A Toast to England

While many people know that Champagne is a sparkling wine, frequently, people are unaware that not all sparkling wines are Champagne. Champagne is a special region in northeast France, where the climate, soils, grape varieties, viticultural practices and vinification methods make it an ideal place to create a world class sparkler. While there are certainly other quality sparkling wines out there, unless the grapes are grown and wine is made within the Champagne region, it is not Champagne.

As a wine, Champagne is well known and highly regarded, with a consistently strong demand for the product. In fact, it is expected that by 2015, the demand for Champagne will significantly outweigh supply. If Champagne were a widget, the producers would simply increase the production of Champagne to meet the growing demand and increase their potential profits. However, Champagne is certainly not a widget and the ability to increase production is nearly impossible. While the French authorities are currently considering an expansion of the designated geography for Champagne, today there are only 32,000 hectares under vine, which includes the additional 620 acres that were planted in Champagne over the past three years.

Those producers seeking to enlarge their holdings find that there is a scarcity of vineyards for sale. Of 754 real estate transactions in the past year, there were only a total of 162 hectares that traded hands. Even if land becomes available on the market, it is a considerable investment at £120,000 per hectare, not including the investment to plant and maintain the vineyard. Other sources put this figure at €627,000/hectare. Prices have been rising rapidly and have tripled over the past 15 years and show an increase of 8.4% on 2005. Consequently, the ability to purchase additional land becomes out of the question for the small producers and still remains difficult for even the wealthiest of Champagne houses.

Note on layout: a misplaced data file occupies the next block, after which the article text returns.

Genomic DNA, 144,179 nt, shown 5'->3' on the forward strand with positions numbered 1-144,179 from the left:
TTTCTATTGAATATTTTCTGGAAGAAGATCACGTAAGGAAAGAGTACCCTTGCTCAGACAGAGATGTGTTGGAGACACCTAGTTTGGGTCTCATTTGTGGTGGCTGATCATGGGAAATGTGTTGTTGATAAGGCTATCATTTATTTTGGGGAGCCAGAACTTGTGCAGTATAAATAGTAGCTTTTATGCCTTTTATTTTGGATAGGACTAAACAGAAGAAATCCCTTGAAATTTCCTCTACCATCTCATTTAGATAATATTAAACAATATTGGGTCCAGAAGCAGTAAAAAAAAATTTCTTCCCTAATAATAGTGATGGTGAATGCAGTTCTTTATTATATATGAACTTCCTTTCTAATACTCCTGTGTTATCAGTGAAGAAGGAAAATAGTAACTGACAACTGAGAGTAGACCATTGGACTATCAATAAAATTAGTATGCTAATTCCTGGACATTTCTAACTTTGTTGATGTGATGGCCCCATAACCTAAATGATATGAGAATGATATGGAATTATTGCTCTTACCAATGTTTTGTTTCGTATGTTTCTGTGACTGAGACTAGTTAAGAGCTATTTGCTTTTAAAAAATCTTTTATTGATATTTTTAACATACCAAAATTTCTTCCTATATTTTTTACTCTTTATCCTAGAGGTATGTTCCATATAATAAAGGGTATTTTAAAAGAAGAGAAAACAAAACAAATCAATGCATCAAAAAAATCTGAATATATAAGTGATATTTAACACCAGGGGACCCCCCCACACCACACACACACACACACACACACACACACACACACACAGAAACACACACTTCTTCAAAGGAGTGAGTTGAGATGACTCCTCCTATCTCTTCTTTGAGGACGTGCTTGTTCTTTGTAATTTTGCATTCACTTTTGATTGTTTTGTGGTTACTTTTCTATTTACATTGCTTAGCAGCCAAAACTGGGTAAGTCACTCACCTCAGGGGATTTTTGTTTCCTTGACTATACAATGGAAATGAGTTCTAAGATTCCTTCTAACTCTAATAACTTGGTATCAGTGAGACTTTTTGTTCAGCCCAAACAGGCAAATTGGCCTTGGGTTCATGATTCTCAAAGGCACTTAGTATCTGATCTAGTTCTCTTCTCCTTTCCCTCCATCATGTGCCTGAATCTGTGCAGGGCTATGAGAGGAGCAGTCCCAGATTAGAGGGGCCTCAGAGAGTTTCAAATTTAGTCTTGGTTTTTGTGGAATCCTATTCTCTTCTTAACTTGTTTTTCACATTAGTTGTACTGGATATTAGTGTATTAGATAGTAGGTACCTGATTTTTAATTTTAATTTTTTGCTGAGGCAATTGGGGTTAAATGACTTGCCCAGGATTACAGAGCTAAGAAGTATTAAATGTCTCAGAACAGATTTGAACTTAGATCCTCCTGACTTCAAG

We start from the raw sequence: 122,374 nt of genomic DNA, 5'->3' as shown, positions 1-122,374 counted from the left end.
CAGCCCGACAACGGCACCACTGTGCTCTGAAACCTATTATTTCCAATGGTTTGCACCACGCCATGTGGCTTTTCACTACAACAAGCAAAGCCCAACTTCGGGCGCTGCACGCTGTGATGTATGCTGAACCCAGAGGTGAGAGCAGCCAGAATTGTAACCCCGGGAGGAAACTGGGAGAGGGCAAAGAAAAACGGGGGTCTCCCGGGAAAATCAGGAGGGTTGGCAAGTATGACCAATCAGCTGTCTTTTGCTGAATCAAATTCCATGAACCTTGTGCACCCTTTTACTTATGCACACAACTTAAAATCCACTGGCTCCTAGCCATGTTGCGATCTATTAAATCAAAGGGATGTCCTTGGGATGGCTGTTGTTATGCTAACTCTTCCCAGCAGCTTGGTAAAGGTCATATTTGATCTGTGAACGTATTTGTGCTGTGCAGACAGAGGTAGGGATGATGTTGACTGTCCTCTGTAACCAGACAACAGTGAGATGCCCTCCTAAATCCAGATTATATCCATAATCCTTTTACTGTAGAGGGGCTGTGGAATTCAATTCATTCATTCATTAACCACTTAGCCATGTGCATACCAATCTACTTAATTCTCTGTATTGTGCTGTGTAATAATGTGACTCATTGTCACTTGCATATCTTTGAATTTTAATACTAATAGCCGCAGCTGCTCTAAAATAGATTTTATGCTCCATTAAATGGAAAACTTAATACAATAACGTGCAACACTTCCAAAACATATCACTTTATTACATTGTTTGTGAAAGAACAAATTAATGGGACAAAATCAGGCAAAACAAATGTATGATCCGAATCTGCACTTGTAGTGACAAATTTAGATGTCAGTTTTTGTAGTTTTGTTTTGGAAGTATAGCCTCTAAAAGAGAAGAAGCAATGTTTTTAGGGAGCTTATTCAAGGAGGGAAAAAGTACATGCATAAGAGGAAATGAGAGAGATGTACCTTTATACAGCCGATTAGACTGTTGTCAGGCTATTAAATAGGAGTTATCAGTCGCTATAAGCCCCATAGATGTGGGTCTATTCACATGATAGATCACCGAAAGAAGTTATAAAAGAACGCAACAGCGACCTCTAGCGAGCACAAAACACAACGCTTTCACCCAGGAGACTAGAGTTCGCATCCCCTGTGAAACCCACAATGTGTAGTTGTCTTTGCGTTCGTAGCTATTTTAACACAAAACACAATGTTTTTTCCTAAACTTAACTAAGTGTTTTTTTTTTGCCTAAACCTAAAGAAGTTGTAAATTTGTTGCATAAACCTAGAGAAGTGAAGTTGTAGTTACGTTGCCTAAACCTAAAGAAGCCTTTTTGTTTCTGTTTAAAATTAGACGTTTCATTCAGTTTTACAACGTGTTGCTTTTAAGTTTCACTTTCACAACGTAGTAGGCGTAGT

Conversely, land in England is considerably less expensive. That same hectare will only set you back £3,000 - 4,000. And, with the effects of global warming making its presence known in England, this once-forgotten area (forgotten as a wine region) is beginning to show promise as a prime location for the creation of sparkling wines.

Thus, it should come as no surprise to learn that a number of the large Champagne houses are interested in investing in English vineyard land, particularly in Kent and Sussex. Recent reports, as published in the New Zealand Herald and Decanter, indicate that Louis Roederer, producer of Cristal, is strongly considering such a purchase. Rumors regarding Tattinger, Veuve Cliquot and Moet & Chandon suggest that the same inquiries are being made by these grand cru Champagne producers. If you can’t increase your property holdings at home, buying cheaper land and expanding elsewhere offers a great solution.

The English vineyards have strong appeal for these ventures because of the similarities they share with the Champagne region. The soils are chalky with good drainage and, thanks to global warming, the climate has grown steadily warmer in the last several years. More specifically, peak temperatures have risen 4C between 2000-2005. And, as temperatures rise not only in England, but elsewhere, there is concern that Champagne is getting too warm, so the milder climate in England may prove to be extremely important for the future of quality, sparkling wines.

Of course, only time will tell, but the current crop of English sparklers are getting good reviews.

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